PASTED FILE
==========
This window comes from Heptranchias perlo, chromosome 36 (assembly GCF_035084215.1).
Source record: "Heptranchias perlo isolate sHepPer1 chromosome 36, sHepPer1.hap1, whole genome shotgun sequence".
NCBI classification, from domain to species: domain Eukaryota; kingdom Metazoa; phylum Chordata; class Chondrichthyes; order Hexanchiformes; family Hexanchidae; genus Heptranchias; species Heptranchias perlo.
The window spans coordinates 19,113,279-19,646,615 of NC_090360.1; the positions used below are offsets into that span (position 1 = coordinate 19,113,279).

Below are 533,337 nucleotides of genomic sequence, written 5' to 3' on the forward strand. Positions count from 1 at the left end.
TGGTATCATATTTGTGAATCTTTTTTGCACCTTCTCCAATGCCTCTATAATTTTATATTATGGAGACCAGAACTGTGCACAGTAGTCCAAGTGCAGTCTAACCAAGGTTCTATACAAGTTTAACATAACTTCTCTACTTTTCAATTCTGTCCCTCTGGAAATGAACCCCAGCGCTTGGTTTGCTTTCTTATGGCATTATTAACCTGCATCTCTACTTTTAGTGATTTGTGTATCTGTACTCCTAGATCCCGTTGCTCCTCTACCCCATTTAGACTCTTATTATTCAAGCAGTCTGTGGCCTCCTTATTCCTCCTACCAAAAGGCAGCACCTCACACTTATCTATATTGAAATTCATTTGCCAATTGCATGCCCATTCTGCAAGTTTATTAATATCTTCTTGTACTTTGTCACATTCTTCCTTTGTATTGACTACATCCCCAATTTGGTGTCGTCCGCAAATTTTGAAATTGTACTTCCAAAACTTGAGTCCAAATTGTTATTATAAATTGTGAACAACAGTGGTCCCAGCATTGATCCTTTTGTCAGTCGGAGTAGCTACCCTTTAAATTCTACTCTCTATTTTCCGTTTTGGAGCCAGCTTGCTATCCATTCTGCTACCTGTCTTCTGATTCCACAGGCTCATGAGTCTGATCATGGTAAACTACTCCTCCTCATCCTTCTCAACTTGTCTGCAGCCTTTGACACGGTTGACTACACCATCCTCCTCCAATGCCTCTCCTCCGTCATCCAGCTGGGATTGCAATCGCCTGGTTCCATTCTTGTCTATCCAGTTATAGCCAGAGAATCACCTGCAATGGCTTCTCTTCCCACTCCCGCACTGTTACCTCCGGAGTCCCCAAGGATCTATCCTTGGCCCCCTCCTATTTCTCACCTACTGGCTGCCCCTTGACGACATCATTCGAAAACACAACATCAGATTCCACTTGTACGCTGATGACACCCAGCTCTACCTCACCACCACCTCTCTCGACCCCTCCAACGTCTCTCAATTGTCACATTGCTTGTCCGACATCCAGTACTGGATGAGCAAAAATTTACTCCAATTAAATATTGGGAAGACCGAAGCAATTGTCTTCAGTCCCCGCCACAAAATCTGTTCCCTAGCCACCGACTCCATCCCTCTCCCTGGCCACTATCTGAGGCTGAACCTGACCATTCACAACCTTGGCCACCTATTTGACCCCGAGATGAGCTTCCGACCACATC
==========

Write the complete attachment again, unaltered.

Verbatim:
This window comes from Heptranchias perlo, chromosome 36 (assembly GCF_035084215.1).
Source record: "Heptranchias perlo isolate sHepPer1 chromosome 36, sHepPer1.hap1, whole genome shotgun sequence".
NCBI classification, from domain to species: domain Eukaryota; kingdom Metazoa; phylum Chordata; class Chondrichthyes; order Hexanchiformes; family Hexanchidae; genus Heptranchias; species Heptranchias perlo.
The window spans coordinates 19,113,279-19,646,615 of NC_090360.1; the positions used below are offsets into that span (position 1 = coordinate 19,113,279).

Below are 533,337 nucleotides of genomic sequence, written 5' to 3' on the forward strand. Positions count from 1 at the left end.
TGGTATCATATTTGTGAATCTTTTTTGCACCTTCTCCAATGCCTCTATAATTTTATATTATGGAGACCAGAACTGTGCACAGTAGTCCAAGTGCAGTCTAACCAAGGTTCTATACAAGTTTAACATAACTTCTCTACTTTTCAATTCTGTCCCTCTGGAAATGAACCCCAGCGCTTGGTTTGCTTTCTTATGGCATTATTAACCTGCATCTCTACTTTTAGTGATTTGTGTATCTGTACTCCTAGATCCCGTTGCTCCTCTACCCCATTTAGACTCTTATTATTCAAGCAGTCTGTGGCCTCCTTATTCCTCCTACCAAAAGGCAGCACCTCACACTTATCTATATTGAAATTCATTTGCCAATTGCATGCCCATTCTGCAAGTTTATTAATATCTTCTTGTACTTTGTCACATTCTTCCTTTGTATTGACTACATCCCCAATTTGGTGTCGTCCGCAAATTTTGAAATTGTACTTCCAAAACTTGAGTCCAAATTGTTATTATAAATTGTGAACAACAGTGGTCCCAGCATTGATCCTTTTGTCAGTCGGAGTAGCTACCCTTTAAATTCTACTCTCTATTTTCCGTTTTGGAGCCAGCTTGCTATCCATTCTGCTACCTGTCTTCTGATTCCACAGGCTCATGAGTCTGATCATGGTAAACTACTCCTCCTCATCCTTCTCAACTTGTCTGCAGCCTTTGACACGGTTGACTACACCATCCTCCTCCAATGCCTCTCCTCCGTCATCCAGCTGGGATTGCAATCGCCTGGTTCCATTCTTGTCTATCCAGTTATAGCCAGAGAATCACCTGCAATGGCTTCTCTTCCCACTCCCGCACTGTTACCTCCGGAGTCCCCAAGGATCTATCCTTGGCCCCCTCCTATTTCTCACCTACTGGCTGCCCCTTGACGACATCATTCGAAAACACAACATCAGATTCCACTTGTACGCTGATGACACCCAGCTCTACCTCACCACCACCTCTCTCGACCCCTCCAACGTCTCTCAATTGTCACATTGCTTGTCCGACATCCAGTACTGGATGAGCAAAAATTTACTCCAATTAAATATTGGGAAGACCGAAGCAATTGTCTTCAGTCCCCGCCACAAAATCTGTTCCCTAGCCACCGACTCCATCCCTCTCCCTGGCCACTATCTGAGGCTGAACCTGACCATTCACAACCTTGGCCACCTATTTGACCCCGAGATGAGCTTCCGACCACATC